Banding coordinator Drew Vitz, Photo: Josh Franzos
Powdermill is the centerpiece of the museum’s new Center for Biodiversity and Ecosystems, headed by entomologist John Wenzel. “As a research unit, Carnegie Museum of Natural History is small, especially in comparison to major universities, but because of our extraordinary collections and resources, we have a huge reach,” Wenzel says. “We certainly have a great platform, and Powdermill is a big part of that, especially when it comes to issues of conservation.”
Powdermill has proven, time and again, that there’s plenty to learn from bird banding. Case in point: the wood thrush peeping out from Vitz’s hand. It’s a typical Neotropical migratory bird, he explains. It breeds in the forests of the eastern United States and winters in the Yucatan. Scientists have learned that wood thrush populations are plunging, largely due to human impacts on their habitat.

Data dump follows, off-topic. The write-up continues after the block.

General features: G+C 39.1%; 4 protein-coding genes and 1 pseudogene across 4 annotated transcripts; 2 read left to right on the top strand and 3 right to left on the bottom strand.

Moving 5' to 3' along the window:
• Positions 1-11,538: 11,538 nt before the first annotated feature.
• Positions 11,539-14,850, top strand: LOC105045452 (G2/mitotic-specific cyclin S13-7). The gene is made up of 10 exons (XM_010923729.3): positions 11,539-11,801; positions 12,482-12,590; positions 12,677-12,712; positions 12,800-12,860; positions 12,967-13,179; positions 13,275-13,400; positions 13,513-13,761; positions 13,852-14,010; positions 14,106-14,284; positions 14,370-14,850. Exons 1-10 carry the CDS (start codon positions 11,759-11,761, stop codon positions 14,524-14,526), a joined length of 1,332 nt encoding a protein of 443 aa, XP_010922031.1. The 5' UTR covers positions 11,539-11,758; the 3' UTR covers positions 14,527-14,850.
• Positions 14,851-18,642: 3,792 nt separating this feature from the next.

Wood thrushes breed in eastern North American forests that have been fragmented by logging and development for the last couple of centuries. The disruption has left an opening for a particularly sneaky and clever interloper: the brown-headed cowbird. The cowbird doesn’t build its own nests, but instead lays its eggs in the nests of unwitting “host” species, such as the wood thrush. Often, these “guest” nestlings hatch first and push the host young out of the nest. Much of the food that would have gone to the wood thrush’s offspring instead goes to the cowbird’s.